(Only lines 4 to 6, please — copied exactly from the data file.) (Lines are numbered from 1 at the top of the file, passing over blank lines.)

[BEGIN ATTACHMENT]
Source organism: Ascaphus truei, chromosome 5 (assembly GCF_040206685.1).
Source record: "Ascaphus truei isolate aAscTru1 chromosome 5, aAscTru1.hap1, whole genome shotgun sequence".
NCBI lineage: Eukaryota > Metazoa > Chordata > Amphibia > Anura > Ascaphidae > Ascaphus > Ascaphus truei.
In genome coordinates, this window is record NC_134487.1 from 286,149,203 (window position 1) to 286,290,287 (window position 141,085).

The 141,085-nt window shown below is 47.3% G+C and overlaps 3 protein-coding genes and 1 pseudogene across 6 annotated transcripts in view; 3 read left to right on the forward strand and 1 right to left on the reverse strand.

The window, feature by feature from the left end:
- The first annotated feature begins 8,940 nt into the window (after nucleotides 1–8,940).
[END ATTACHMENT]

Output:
In genome coordinates, this window is record NC_134487.1 from 286,149,203 (window position 1) to 286,290,287 (window position 141,085).

The 141,085-nt window shown below is 47.3% G+C and overlaps 3 protein-coding genes and 1 pseudogene across 6 annotated transcripts in view; 3 read left to right on the forward strand and 1 right to left on the reverse strand.

The window, feature by feature from the left end: